Hand of G'd

When Joseph saw success he ascribed it to G'd's work. When he was deprived and thrown into prison, Joseph continued to attribute everything to the hand of G'd. As it says (ibid 20-21) "And Joseph's master took him and put him into the prison, and G'd was with Joseph." Joseph saw the hand of G'd even in his misery. As a result G'd blessed him with success, even in prison, as it says (ibid 23) "The officer in charge of the prison did not watch anything that was in his [Joseph's] hand, as G'd was with him, and whatever he did G'd made it succeed." After two years in prison, Joseph was called upon to come up to the royal palace and interpret Pharaoh's dreams. Finally he had an opportunity to be freed from the prison. Again he expressed strongly his belief that everything is in the hand of G'd. Pharaoh said to Joseph (ibid 41:15) "And now I have heard saying about you that you listen to a dream and you are able to interpret it." To this Joseph answered (ibid 16) "It is beyond me. G'd Himself will respond to Pharaoh's welfare." Joseph was well aware that Pharaoh may get infuriated by this answer, as it sounded like that Joseph was totally useless and could only refer him to G'd. Chances were that Pharaoh would send him straight back to the dungeon upon hearing these words. However, Joseph knew the truth and would not compromise on it. Man has no ability and no power of his own. It is all in the hands of G'd. At the end of the day, this bold statement of Joseph brought about his success. Pharaoh understood that not anyone merits to be a proxy of G'd, and eventually said to his servants (ibid 38) "Does anybody else like this exist, a man who has in him the spirit of G'd?" And to Joseph he said (ibid 39) "After G'd has informed you of all this, there is no one as wise and clever as you."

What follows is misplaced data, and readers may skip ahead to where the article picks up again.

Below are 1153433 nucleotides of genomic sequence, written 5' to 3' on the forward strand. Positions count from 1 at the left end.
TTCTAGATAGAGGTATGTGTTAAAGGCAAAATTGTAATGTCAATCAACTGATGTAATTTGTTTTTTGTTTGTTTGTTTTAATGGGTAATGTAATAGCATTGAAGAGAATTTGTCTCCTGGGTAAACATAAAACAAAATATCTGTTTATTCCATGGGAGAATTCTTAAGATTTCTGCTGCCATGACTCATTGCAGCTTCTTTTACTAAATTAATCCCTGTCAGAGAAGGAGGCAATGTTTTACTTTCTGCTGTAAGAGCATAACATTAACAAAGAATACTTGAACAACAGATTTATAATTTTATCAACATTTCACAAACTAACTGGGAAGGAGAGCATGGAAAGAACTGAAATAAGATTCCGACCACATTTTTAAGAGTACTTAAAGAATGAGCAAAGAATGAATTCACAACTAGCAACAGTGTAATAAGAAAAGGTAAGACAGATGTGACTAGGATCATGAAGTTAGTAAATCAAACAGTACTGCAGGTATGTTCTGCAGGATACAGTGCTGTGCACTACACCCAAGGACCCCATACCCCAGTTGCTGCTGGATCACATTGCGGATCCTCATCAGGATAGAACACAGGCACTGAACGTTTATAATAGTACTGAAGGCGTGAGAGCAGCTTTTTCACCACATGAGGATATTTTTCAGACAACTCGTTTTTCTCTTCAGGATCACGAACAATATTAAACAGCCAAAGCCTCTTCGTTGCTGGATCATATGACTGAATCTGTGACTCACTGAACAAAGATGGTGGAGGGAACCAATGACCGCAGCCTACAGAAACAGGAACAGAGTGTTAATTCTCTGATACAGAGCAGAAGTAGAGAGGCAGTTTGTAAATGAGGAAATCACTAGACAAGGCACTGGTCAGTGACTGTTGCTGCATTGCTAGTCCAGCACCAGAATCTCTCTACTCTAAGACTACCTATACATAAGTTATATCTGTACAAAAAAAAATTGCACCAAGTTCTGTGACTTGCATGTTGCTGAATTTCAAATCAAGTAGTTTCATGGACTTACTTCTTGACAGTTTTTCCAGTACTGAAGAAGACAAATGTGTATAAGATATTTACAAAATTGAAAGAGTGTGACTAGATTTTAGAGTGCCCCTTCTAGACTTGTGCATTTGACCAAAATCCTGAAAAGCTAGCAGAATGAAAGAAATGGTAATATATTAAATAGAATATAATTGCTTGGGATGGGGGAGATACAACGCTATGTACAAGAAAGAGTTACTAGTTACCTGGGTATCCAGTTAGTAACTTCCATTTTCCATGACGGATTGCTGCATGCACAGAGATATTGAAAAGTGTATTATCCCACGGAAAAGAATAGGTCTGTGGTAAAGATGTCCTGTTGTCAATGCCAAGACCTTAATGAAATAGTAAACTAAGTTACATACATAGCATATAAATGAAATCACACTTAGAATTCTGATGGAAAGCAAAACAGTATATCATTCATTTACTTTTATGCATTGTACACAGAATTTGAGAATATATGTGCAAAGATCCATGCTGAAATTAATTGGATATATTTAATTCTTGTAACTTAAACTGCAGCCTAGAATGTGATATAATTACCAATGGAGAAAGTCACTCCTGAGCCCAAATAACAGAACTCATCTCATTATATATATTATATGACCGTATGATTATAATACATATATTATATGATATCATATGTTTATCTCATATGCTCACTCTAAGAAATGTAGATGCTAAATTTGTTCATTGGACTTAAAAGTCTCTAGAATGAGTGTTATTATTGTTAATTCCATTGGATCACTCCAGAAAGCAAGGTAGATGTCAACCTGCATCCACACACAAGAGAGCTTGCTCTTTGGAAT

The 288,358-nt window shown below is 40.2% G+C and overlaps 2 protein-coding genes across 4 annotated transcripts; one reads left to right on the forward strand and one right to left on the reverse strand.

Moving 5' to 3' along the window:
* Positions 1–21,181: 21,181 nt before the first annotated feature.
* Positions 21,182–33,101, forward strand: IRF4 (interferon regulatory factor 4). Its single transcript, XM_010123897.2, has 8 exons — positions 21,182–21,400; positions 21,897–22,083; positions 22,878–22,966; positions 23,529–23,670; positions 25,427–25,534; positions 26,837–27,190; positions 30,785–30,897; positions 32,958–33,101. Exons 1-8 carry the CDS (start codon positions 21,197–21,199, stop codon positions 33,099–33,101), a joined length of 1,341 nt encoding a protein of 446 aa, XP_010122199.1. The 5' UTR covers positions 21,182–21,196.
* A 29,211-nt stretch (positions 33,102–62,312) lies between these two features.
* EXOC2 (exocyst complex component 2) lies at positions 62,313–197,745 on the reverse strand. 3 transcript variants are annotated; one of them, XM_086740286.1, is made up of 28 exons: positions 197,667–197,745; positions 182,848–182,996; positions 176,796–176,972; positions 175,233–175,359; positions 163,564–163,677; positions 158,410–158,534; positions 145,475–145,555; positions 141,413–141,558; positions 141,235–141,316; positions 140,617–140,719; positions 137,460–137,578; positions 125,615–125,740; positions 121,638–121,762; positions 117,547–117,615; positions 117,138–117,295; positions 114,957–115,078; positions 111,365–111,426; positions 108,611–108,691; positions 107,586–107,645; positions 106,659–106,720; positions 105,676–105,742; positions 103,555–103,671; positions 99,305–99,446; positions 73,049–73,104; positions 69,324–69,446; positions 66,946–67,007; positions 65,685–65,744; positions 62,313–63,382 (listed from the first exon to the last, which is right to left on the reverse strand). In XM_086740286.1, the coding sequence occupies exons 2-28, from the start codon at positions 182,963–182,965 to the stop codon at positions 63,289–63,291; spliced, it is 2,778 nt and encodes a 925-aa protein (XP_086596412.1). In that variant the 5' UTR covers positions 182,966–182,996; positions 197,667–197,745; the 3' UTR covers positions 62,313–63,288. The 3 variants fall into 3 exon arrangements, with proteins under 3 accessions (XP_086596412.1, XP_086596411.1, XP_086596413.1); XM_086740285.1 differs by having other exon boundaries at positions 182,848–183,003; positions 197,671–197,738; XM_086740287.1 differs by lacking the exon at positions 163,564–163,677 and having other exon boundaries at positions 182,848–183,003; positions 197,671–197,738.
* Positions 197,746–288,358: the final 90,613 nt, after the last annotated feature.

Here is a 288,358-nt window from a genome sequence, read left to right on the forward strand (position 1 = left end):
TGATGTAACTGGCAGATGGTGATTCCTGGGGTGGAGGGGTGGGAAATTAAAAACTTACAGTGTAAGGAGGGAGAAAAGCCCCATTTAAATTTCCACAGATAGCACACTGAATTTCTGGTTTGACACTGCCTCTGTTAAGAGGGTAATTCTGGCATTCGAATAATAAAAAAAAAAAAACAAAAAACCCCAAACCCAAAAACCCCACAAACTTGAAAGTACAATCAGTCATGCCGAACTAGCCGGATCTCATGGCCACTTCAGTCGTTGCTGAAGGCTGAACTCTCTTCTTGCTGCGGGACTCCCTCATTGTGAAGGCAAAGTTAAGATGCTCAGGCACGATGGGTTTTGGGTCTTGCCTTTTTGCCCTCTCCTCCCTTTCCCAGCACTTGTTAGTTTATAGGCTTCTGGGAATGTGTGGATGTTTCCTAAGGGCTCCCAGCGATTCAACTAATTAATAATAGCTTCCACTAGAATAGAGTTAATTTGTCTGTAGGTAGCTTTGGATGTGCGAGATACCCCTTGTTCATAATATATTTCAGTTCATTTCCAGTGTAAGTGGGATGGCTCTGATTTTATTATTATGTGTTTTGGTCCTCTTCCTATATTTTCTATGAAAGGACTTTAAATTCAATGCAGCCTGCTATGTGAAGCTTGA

King David

Joseph was not the only one who conducted himself with such self-neglect, understanding that everything is in the hand of G'd. Before King David was accepted as king over the Jewish nation, he was at one point pursued by Shimi ben Geira who cursed David and hurled rocks at him and his servants. One of David's officers, Avishai ben Tzeruyah offered to go and kill Shimi. To this King David responded and said, (Samuel 2, Chapter 16:10) "Let him curse. For G'd has said to him, 'Curse David'. And who can say, 'Why did you do so?'" King David explained that this was not a matter between Shimi and him. Shimi was just the proxy of G'd. The real issue was why did G'd let this happen? Obviously, this did not justify Shimi's behaviour. When someone damages another person's property, the Beth Din cannot let him go free and say "this was orchestrated by G'd." In the same way, David on his death bed, instructed his son, Solomon, to judge Shimi for his misconduct (see Kings I, 2:8-9). But on a personal level, David understood that no curse could be uttered by anyone unless G'd allowed it.

Emulate Joseph and David

Both Joseph and King David were spiritual giants living their lives on a very high level. However, we must strive to emulate them and live with a constant awareness that everything is orchestrated by G'd. We may be in a situation where someone embarrasses us or does damage to our property, and we have a claim against the person in Beth Din. However, if we manage to internalize the conduct of Joseph and King David, we can still live in peace with this person, and even love him as a fellow Jew.

These words were based on a talk given by Rabbi Avraham Kahn, the Rosh Yeshiva and Founder of Yeshivas Keser Torah in Toronto.

Shalom. Michael Deverett

P.S. If you have any questions or enjoyed reading this e-mail, we would appreciate hearing from you. If you know of others who may be interested in receiving e-mails similar to this please let us know at michael@deverettlaw.com .